Watch your language; There are children around!
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This post was written for inclusion in the 2nd Annual Carnival of Gentle Discipline hosted at Parenting Gently. All week, June 27 – July 1, we will be featuring articles and posts about alternatives to punitive discipline. See the bottom of this post for more information.
For last year’s Carnival of Gentle Discipline I wrote about a tiny word with a powerful impact: “Yes!”
How many sentences do you begin with ‘No’ when speaking to your children? “No I can’t do that I’m busy”, “No you can’t have that it costs too much”, “No, we don’t have time for that”…
Language is one of our most powerful tools. We can speak words of love or words of hatred. How we speak to our children becomes part of the foundation on which they build their lives. Fill them with loving, positive, empowering words and they have a platform on which to build confidence, self esteem, motivation and self love.
When was the last time you said to your child ‘Don’t spill your drink.‘ or ‘Don’t leave your clothes on the floor.’?
According to the Law of Attraction, we need to focus on what we do want in order to create it. The same goes for language. ‘Hold your cup with two hands.’ or ‘Please pick up your clothes’ are more likely to get the response you desire AND model positive language.
TRY THIS: Instead of saying ‘Don’t make a mess’ try ‘let’s tidy your room.’
SAY WHAT YOU MEAN AND MEAN WHAT YOU SAY
Adults are able to pick up on sarcasm or detect when a person says one thing, but means another. Children rarely can so they often do ‘wrong’ things because they don’t understand the instruction.
Children are born with an innate trust and belief that their parents and carers have their best interest at heart. They believe everything you say. What an honour! but what a responsibility.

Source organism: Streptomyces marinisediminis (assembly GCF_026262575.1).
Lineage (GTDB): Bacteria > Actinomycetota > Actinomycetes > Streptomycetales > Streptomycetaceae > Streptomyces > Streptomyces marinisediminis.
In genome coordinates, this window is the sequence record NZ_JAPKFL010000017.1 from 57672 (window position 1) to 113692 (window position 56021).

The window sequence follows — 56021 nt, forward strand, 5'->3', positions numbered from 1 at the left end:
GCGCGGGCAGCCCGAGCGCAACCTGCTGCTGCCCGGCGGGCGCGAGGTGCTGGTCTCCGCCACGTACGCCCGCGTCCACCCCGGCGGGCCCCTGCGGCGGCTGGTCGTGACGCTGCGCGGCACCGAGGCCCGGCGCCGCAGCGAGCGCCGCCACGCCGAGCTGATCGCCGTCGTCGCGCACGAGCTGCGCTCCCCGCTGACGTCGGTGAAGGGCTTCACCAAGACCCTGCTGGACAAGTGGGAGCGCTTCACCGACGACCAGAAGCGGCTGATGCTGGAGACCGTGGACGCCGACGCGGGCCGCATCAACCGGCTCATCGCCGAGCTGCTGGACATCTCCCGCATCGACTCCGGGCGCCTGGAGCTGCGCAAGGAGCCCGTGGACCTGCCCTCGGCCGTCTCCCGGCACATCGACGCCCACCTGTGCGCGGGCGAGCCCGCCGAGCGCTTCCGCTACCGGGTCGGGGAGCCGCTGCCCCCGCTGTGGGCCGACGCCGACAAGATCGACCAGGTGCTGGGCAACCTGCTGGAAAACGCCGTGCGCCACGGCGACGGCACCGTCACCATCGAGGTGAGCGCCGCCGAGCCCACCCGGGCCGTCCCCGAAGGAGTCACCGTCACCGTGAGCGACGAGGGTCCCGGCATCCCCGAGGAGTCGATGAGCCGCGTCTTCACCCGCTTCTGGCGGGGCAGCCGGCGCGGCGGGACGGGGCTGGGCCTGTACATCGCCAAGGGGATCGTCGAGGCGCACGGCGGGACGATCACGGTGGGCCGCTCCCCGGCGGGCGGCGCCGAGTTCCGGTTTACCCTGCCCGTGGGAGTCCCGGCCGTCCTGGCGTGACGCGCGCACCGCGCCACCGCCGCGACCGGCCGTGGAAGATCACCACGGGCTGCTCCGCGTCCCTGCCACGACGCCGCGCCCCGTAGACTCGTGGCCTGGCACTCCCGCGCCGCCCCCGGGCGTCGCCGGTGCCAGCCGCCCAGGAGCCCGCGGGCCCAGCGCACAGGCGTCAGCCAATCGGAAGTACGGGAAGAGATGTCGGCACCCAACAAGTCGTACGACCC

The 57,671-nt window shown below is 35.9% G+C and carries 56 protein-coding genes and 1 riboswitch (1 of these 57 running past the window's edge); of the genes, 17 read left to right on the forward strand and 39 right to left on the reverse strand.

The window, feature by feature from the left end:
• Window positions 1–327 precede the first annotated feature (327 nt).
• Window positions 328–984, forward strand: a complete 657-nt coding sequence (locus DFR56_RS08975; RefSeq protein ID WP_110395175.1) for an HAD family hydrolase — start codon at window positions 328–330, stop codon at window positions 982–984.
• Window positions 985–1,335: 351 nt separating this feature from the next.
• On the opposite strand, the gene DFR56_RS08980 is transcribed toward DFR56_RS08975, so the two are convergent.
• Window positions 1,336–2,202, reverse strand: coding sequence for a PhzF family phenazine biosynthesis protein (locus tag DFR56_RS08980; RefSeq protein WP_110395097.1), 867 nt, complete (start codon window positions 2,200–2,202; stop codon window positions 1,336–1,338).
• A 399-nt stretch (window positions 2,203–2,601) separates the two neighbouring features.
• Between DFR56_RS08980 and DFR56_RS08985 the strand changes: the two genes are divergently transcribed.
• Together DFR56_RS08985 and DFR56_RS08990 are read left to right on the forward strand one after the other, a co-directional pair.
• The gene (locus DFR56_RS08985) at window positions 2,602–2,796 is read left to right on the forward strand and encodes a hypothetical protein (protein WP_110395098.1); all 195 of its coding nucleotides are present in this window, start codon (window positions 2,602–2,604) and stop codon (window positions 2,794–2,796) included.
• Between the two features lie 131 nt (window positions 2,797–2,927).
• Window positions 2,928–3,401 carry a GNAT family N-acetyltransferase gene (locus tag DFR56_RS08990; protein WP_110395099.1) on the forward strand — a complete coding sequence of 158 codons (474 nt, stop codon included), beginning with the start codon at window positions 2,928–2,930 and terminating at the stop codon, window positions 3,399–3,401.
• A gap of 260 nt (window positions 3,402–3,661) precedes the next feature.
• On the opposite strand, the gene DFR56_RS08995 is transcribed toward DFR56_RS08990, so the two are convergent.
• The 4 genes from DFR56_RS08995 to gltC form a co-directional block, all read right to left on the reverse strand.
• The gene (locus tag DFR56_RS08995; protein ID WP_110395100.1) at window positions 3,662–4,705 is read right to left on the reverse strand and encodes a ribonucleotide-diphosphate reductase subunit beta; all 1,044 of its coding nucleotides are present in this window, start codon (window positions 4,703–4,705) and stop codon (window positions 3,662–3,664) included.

As children mature they gain knowledge and finally in adult years they obtain understanding. Often, by the time they have reached the ‘understanding’ level the damage has been done. They’ve already been filled with negative messages such as ‘You’re stupid / ugly / clumsy / demanding’ and have formed a poor self image.
TRY THIS: SEPARATE THE PERSON FROM THE BEHAVIOUR: Instead of ‘You’re so stupid, I can’t believe you did that!’ try ‘To run across the road like that was thoughtless – you could have been injured.’ We may criticise the action, but must never degrade the person.
How many times have you heard someone shout ‘Don’t run or you’ll fall.’ or ‘Be careful!’?
Our instinct is to protect our children. Problems arise when we take it too far and prevent our children doing things because we are afraid of a myriad of dreadful consequences.
Children bounce, they bleed, they heal and mend and they learn through their own experiences. Give them opportunities to develop with positive encouragement rather than a critical, warning voice that instils fear and incapacitates natural development.
TRY THIS: Encourage ‘You can do it!’ or ‘You have a wonderful sense of balance’ rather than ‘Be careful’. I’m not advocating reckless parenting; you wouldn’t allow a two year old to cross the road by themselves, but they can explore climbing a gate.
DEMANDS AND TIMING
Picture yourself in the park with your child. The sun us shining, the birds are singing. You have errands to run and instead of being in the moment, enjoying the space you are ahead in your mind, churning over the chores you need to get through. The child is in the present. You are in the future. Is it any wonder you end up in a battle of the wills when you tell your child it is time to go?
Many parents see a child’s uncooperative behaviour as a challenge to their authority. Once we understand that uncooperative behaviour is usually caused by a child’s unmet need or an adult’s unrealistic expectation, we don’t have to take the behaviour so personally.
TRY THIS: Give plenty of warning if your child is going to need to stop what they are doing. Give your child some warning time so they can move from one state to the next, such as ‘There is time to go on one more thing and then we need to go.’ Choose words that have meaning to your child. Telling a 3 year old they have ‘5 more minutes’ means far less to them, than explaining they can have two more turns on the slide.
What about you – how do you use positive language in your day to day life?
Welcome to the 2nd Annual Carnival of Gentle Discipline!